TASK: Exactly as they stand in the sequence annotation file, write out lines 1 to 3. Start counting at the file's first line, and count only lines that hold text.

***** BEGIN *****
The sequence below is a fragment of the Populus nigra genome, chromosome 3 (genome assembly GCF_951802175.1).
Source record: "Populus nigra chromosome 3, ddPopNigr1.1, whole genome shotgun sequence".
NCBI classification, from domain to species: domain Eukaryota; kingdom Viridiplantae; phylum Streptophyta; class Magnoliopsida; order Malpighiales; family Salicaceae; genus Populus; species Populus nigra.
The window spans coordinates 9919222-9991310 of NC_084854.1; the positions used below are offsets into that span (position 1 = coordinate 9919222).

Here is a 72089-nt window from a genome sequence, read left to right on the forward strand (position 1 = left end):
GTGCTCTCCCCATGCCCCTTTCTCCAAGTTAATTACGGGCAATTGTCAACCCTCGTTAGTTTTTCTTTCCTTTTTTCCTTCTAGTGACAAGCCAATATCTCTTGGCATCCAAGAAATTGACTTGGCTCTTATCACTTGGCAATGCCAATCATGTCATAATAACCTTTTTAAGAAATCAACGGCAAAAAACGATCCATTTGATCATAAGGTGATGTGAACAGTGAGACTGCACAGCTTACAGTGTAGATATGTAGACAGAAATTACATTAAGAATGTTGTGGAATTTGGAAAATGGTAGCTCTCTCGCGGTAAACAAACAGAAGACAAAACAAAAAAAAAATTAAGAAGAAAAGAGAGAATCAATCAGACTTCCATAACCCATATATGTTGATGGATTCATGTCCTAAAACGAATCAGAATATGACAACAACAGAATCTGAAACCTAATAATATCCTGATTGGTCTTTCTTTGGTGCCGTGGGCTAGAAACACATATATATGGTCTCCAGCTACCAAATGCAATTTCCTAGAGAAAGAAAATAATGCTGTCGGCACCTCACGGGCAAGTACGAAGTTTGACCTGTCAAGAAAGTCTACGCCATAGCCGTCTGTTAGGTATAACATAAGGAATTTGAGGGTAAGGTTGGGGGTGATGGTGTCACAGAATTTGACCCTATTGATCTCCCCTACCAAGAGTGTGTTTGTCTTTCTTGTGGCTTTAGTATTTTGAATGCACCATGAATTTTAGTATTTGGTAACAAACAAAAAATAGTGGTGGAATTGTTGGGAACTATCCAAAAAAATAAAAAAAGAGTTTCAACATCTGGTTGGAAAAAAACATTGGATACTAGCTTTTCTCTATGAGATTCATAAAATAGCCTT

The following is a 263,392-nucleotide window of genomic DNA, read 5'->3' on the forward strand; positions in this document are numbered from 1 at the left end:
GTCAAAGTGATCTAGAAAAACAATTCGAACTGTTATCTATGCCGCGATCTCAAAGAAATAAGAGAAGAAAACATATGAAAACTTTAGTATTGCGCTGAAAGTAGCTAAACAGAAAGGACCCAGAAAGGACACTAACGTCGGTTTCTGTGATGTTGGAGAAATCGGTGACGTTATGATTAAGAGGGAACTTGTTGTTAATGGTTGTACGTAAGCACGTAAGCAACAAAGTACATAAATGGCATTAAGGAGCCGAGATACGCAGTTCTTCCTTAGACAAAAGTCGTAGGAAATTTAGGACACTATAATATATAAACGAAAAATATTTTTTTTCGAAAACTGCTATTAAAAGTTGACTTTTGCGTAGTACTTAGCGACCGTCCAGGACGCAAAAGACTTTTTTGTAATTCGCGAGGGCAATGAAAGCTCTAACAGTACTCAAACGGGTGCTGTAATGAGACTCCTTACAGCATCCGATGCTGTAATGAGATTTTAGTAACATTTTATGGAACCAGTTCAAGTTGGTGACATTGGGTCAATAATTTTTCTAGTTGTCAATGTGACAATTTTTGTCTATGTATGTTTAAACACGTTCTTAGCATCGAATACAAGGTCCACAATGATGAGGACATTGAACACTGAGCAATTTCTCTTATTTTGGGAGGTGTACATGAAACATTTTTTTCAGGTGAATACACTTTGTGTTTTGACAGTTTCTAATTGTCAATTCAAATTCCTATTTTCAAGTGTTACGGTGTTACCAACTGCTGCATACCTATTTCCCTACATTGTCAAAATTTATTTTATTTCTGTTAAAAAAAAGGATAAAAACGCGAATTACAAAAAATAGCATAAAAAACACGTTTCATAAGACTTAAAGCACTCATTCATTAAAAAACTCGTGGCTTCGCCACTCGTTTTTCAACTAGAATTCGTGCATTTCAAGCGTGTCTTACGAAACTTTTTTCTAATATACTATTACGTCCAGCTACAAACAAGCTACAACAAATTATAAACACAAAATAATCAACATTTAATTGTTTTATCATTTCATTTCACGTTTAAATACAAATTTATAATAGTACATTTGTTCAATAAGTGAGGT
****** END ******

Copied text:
The sequence below is a fragment of the Populus nigra genome, chromosome 3 (genome assembly GCF_951802175.1).
Source record: "Populus nigra chromosome 3, ddPopNigr1.1, whole genome shotgun sequence".
NCBI classification, from domain to species: domain Eukaryota; kingdom Viridiplantae; phylum Streptophyta; class Magnoliopsida; order Malpighiales; family Salicaceae; genus Populus; species Populus nigra.